"He played very well Sunday against the Czech Republic," said Spitfires general manager Warren Rychel, who caught up with the team's prospect in Mississauga along with European consultant Mike Kokavec. "He picked up an assist (in a 5-2 loss) and we talked to him afterwards."
This is nothing out of the ordinary because this good for teams to look at players for the next Import Draft.
Why would the Spitfires want Panik to join this season. It all comes down to money. If he does come over this season, the Spitfires will receive the developmental money from the NHL. Rychel makes a good point if he doesn't come over this season, it will be easier for him to come in next season.
Because of the development money that goes with a high-end NHL pick, Panik has remained in the Czech Republic this year playing for HC Ocelari and HC Havirov.
Once he's drafted by an NHL team, that development money will remain in Europe, but Rychel feels Panik will then be free to come to Windsor.
"We feel real good that he'll get a chance to develop in Windsor," Rychel said. "We're looking forward to seeing him in a Spitfire uniform."
The Redline Report doesn't like how Trinec has handled Panik.
This year Trinec is making the exact same mistake with even more promising prospect Richard Panik. He missed the first month-and-a-half due to a knee injury suffered before the Ivan Hlinka Cup in early August, and returned to action in less than top shape. Since his return in mid-October the ritual of frequent promotions and demotions has been a regular source of bad comedy for Czech and Slovakian scouts.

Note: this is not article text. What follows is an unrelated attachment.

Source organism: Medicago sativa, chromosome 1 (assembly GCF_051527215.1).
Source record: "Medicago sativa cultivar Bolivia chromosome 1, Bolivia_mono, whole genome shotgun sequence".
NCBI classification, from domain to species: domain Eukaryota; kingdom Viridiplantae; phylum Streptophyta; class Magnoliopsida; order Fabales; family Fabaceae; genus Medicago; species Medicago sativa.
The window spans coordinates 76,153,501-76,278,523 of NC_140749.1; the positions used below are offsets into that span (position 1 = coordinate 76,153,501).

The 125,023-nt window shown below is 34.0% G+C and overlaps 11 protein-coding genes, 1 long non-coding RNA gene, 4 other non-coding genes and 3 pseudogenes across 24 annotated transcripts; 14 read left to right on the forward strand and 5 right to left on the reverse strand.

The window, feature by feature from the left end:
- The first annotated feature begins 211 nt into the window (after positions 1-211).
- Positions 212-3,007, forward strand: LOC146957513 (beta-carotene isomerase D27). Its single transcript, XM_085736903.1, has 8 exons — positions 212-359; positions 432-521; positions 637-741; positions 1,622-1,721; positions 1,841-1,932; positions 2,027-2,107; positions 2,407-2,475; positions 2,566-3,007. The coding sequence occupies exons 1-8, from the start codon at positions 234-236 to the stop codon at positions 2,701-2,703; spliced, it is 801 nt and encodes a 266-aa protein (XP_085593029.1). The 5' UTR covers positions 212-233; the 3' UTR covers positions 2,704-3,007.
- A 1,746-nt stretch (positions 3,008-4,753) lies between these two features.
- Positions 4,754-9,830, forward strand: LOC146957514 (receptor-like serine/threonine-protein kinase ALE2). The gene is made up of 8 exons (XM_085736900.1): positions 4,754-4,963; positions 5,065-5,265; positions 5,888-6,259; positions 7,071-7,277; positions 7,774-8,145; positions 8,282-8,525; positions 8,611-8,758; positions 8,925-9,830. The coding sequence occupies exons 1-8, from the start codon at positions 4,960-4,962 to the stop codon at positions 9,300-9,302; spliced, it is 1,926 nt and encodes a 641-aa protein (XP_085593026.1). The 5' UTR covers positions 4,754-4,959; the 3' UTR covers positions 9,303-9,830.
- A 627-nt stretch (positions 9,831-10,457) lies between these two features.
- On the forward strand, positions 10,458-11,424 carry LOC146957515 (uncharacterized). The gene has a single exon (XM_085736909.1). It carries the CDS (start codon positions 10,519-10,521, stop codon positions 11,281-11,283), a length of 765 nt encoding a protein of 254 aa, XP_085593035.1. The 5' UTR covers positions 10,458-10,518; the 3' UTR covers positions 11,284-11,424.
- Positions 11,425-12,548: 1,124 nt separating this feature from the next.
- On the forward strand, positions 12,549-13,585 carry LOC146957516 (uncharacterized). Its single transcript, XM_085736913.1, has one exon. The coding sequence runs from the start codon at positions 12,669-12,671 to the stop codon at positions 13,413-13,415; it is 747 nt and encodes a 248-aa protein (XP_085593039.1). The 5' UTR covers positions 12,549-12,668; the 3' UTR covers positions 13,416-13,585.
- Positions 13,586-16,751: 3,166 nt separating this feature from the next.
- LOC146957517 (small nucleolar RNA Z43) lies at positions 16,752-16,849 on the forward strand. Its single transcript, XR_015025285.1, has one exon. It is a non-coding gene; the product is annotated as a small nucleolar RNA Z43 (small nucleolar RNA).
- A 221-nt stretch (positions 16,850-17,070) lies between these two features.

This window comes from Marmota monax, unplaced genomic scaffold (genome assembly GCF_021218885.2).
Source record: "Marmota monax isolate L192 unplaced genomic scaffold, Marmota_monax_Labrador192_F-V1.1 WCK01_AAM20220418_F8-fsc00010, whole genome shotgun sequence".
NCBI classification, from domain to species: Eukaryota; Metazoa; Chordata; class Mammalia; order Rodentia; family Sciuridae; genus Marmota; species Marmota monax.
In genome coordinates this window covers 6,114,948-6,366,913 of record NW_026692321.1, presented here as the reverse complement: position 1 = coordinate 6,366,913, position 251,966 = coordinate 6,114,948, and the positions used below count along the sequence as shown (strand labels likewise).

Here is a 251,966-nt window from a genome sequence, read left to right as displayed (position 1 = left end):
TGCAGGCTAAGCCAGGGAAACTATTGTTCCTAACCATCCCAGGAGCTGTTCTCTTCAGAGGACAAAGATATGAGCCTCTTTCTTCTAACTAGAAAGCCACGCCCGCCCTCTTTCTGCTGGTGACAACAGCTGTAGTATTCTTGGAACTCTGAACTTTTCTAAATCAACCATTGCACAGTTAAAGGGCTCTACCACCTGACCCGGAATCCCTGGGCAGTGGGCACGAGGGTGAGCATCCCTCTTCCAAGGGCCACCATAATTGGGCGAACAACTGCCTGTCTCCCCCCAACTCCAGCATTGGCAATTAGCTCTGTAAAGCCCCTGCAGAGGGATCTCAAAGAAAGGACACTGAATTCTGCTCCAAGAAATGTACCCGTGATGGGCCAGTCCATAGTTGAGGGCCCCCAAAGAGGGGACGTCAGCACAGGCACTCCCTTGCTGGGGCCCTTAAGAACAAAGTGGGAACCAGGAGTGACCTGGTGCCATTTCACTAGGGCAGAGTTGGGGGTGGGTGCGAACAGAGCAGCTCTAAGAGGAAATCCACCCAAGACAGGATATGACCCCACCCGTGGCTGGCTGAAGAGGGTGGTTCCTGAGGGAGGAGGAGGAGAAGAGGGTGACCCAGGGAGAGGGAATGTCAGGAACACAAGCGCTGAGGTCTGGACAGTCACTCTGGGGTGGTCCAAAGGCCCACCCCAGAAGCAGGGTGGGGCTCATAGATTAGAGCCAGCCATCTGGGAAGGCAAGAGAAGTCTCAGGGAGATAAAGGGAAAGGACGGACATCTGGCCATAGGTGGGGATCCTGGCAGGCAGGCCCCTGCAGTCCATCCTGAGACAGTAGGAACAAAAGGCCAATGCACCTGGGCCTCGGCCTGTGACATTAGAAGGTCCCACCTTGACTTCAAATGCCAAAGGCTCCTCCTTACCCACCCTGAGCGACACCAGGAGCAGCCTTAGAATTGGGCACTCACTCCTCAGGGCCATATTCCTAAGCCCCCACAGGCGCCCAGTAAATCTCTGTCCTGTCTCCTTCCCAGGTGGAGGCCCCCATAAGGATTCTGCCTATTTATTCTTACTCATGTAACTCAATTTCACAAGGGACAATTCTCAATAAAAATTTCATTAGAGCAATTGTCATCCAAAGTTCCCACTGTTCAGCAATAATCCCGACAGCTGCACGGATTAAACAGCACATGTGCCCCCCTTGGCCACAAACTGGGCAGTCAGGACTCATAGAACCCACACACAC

Here's a brief example how bizarre the situation can get: in the last week of November, Panik played for Trinec's senior team on Tuesday and Thursday, for their junior team on Friday and for the Havirov senior team in the First League on Saturday. Is that any way to develop players? For those of you counting at home, that's four games for three teams in three different leagues over five days — oh, and with a total of zero practices mixed in.
Panik made the same mistake as Kundratek by refusing to come over to the CHL because he believed he would see regular playing time with Trinec's senior team. Now, however, there's a strong rumor that he won't return to Trinec after the world juniors, and will instead stay in Windsor who selected him in the import draft. Stay tuned – if that's the case Panik could help put a powerhouse Spitfires club over the top without having to deal away young talent at the OHL trade deadline.
Talk about overworking the kid. That's four games in a week. The kid will be wornout by the time the Under-18's come around in April. I would say these kids should jump over to North America as soon as they can but it's such a major decision I can't fault kids if they want to stay home. You just wish the adults would use better mangement skills.
That's My Take
(Nathan also is a writer for Maineiacs Post to Post and the Maine Hockey Journal. He can be reached at firstname.lastname@example.org)